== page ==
Dilantin and Isoniazid drug interactions - from FDA reports


Summary

Drug interactions are reported among people who take Dilantin and Isoniazid together. This review analyzes the effectiveness and drug interactions between Dilantin and Isoniazid. It is created by eHealthMe based on reports of 105 people who take the same drugs from FDA, and is updated regularly.

What to expect?

If you take Dilantin and Isoniazid, find out what symptoms you could have in 1 year or longer.

You are not alone!

Join a support group for people who take Dilantin and Isoniazid

Personalized health information

On eHealthMe you can find out what patients like me (same gender, age) reported their drugs and conditions on FDA since 1977. Our tools are simple to use, anonymous and free. Start now >>>

Dilantin

Dilantin has active ingredients of phenytoin. It is often used in generalized tonic-clonic seizure. (latest outcomes from Dilantin 5,134 users)

Isoniazid

Isoniazid has active ingredients of isoniazid. It is often used in tuberculosis. (latest outcomes from Isoniazid 10,297 users)

On Feb, 22, 2017

105 people who take Dilantin, Isoniazid are studied.


Number of reports submitted per year:

Dilantin and Isoniazid drug interactions.

Most common drug interactions over time *:

< 1 month:
  • stevens-johnson syndrome
  • convulsion
  • acute graft versus host disease in intestine
  • acute graft versus host disease in liver
  • acute graft versus host disease in skin
  • altered state of consciousness
  • anaphylactoid reaction
  • blood lactate dehydrogenase increased
  • cardiac tamponade
  • constipation
1 - 6 months:
  • stevens-johnson syndrome
  • aplasia pure red cell
  • blood iron abnormal
  • meningioma
  • staphylococcal bacteraemia
  • anti-erythropoietin antibody positive
  • confusional state
  • therapeutic response decreased
  • anaemia
  • convulsion
6 - 12 months:
  • stevens-johnson syndrome
  • ankle fracture
  • convulsion
  • deafness
  • deep vein thrombosis
  • emotional disorder
  • mental disorder
  • oedema
  • pleurisy
  • sinus arrhythmia
not specified:
  • vomiting
  • renal impairment
  • cytomegalovirus infection
  • liver disorder
  • nystagmus
  • idiopathic pneumonia syndrome
  • mucosal inflammation
  • pulmonary haemorrhage
  • pulmonary hypertension
  • respiratory failure

Most common drug interactions by gender *:

female:
  • stevens-johnson syndrome
  • cytomegalovirus infection
  • liver disorder
  • renal impairment
  • idiopathic pneumonia syndrome
  • mucosal inflammation
  • pulmonary haemorrhage
  • pulmonary hypertension
  • respiratory failure
  • venoocclusive disease
male:
  • nystagmus
  • vomiting
  • ataxia
  • convulsion
  • optic neuritis
  • nausea
  • paradoxical drug reaction
  • confusional state
  • decreased appetite
  • dizziness

Most common drug interactions by age *:

2-9:
  • stevens-johnson syndrome
  • paradoxical drug reaction
  • cytomegalovirus infection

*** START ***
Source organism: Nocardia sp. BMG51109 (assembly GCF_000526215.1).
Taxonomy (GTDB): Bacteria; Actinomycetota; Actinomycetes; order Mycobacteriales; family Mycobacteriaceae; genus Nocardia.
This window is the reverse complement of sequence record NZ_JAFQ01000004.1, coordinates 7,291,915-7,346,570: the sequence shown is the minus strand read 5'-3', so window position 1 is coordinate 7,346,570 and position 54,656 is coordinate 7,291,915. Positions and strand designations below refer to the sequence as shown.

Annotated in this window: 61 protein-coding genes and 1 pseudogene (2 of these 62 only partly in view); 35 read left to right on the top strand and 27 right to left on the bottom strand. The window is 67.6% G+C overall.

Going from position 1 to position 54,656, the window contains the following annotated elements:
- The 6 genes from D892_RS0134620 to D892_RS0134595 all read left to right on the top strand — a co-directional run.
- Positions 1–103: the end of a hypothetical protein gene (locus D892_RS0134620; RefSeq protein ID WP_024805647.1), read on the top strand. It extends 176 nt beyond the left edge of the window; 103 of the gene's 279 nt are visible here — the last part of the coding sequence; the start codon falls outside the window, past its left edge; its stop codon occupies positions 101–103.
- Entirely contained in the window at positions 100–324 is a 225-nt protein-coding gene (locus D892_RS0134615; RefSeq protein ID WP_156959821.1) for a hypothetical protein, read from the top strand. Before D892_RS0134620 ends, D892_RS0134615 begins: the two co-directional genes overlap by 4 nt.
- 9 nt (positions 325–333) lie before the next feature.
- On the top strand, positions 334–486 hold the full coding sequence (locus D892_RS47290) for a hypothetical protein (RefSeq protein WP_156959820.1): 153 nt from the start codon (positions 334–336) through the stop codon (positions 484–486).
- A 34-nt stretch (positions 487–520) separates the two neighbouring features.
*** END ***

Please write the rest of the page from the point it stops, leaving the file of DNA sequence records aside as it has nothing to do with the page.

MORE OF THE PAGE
• idiopathic pneumonia syndrome
  • liver disorder
  • mucosal inflammation
  • optic neuritis
  • pulmonary haemorrhage
  • pulmonary hypertension
  • renal impairment
10-19:
  • loss of consciousness
  • metabolic acidosis
  • suicide attempt
  • blood creatine phosphokinase increased
  • blood potassium decreased
  • coma
  • drug ineffective
  • dyskinesia
  • grand mal convulsion
  • haemodynamic instability
20-29:
  • vomiting
  • oedema
  • stevens-johnson syndrome
  • ataxia
  • gait disturbance
  • hepatitis
  • lip swelling
  • nystagmus
  • rash macular
  • swelling face
30-39:
  • convulsion
  • deafness
  • cerebral toxoplasmosis
  • deafness neurosensory
  • abortion spontaneous
  • bacterial sepsis
  • blood alkaline phosphatase nos increased
  • cerebellar ataxia
  • cytomegalovirus infection
  • deafness bilateral
40-49:
  • c-reactive protein increased
  • clavicle fracture
  • hepatic encephalopathy
  • hypokalaemia
  • pneumonia
  • pruritus
  • rectal prolapse
  • adenovirus infection
  • altered state of consciousness
  • bacterial sepsis
50-59:
  • stevens-johnson syndrome
  • grand mal convulsion
  • atrial fibrillation
  • cerebral haemorrhage
  • drug ineffective
  • liver function tests nos abnormal
  • nausea
60+:
  • confusional state
  • decreased appetite
  • dizziness
  • dysarthria
  • dysphagia
  • intention tremor
  • nausea
  • nystagmus
  • vomiting
  • ataxia

* Approximation only. Some reports may have incomplete information.

How to use the study: print a copy of the study and bring it to your health teams to ensure drug risks and benefits are fully discussed and understood.

Do you take Dilantin and Isoniazid?

Interactions between Dilantin and drugs from A to Z

a b c d e f g h i j k l m n o p q r s t u v w x y z

Interactions between Isoniazid and drugs from A to Z

a b c d e f g h i j k l m n o p q r s t u v w x y z

On eHealthMe, Dilantin (phenytoin) is often used to treat convulsion. Isoniazid (isoniazid) is often used to treat tuberculosis. Find out below the conditions the drugs are used for and how effective they are.

What is the drug used for and how effecitve is it:

Can you answer these questions?

More questions for: Dilantin, Isoniazid

You may be interested in these reviews

More reviews for: Dilantin, Isoniazid